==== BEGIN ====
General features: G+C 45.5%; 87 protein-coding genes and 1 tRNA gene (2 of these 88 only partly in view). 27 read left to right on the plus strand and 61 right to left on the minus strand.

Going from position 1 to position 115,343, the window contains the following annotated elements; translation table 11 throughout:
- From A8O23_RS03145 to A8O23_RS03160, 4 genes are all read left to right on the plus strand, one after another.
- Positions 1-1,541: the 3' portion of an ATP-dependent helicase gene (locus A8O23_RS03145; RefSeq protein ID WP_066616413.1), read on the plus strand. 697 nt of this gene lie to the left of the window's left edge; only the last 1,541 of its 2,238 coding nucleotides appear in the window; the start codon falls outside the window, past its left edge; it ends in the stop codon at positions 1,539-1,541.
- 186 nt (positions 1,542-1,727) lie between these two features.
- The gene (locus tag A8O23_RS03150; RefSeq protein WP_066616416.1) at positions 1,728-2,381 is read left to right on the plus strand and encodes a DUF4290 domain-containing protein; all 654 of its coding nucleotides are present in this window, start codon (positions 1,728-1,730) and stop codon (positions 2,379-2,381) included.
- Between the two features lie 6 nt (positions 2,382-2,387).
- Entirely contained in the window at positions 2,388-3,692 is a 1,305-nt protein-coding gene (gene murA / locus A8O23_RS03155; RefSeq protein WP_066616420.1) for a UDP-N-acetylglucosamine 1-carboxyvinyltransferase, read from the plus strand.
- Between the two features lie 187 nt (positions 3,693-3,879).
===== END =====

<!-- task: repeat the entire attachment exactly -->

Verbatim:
General features: G+C 45.5%; 87 protein-coding genes and 1 tRNA gene (2 of these 88 only partly in view). 27 read left to right on the plus strand and 61 right to left on the minus strand.

Going from position 1 to position 115,343, the window contains the following annotated elements; translation table 11 throughout:
- From A8O23_RS03145 to A8O23_RS03160, 4 genes are all read left to right on the plus strand, one after another.
- Positions 1-1,541: the 3' portion of an ATP-dependent helicase gene (locus A8O23_RS03145; RefSeq protein ID WP_066616413.1), read on the plus strand. 697 nt of this gene lie to the left of the window's left edge; only the last 1,541 of its 2,238 coding nucleotides appear in the window; the start codon falls outside the window, past its left edge; it ends in the stop codon at positions 1,539-1,541.
- 186 nt (positions 1,542-1,727) lie between these two features.
- The gene (locus tag A8O23_RS03150; RefSeq protein WP_066616416.1) at positions 1,728-2,381 is read left to right on the plus strand and encodes a DUF4290 domain-containing protein; all 654 of its coding nucleotides are present in this window, start codon (positions 1,728-1,730) and stop codon (positions 2,379-2,381) included.
- Between the two features lie 6 nt (positions 2,382-2,387).
- Entirely contained in the window at positions 2,388-3,692 is a 1,305-nt protein-coding gene (gene murA / locus A8O23_RS03155; RefSeq protein WP_066616420.1) for a UDP-N-acetylglucosamine 1-carboxyvinyltransferase, read from the plus strand.
- Between the two features lie 187 nt (positions 3,693-3,879).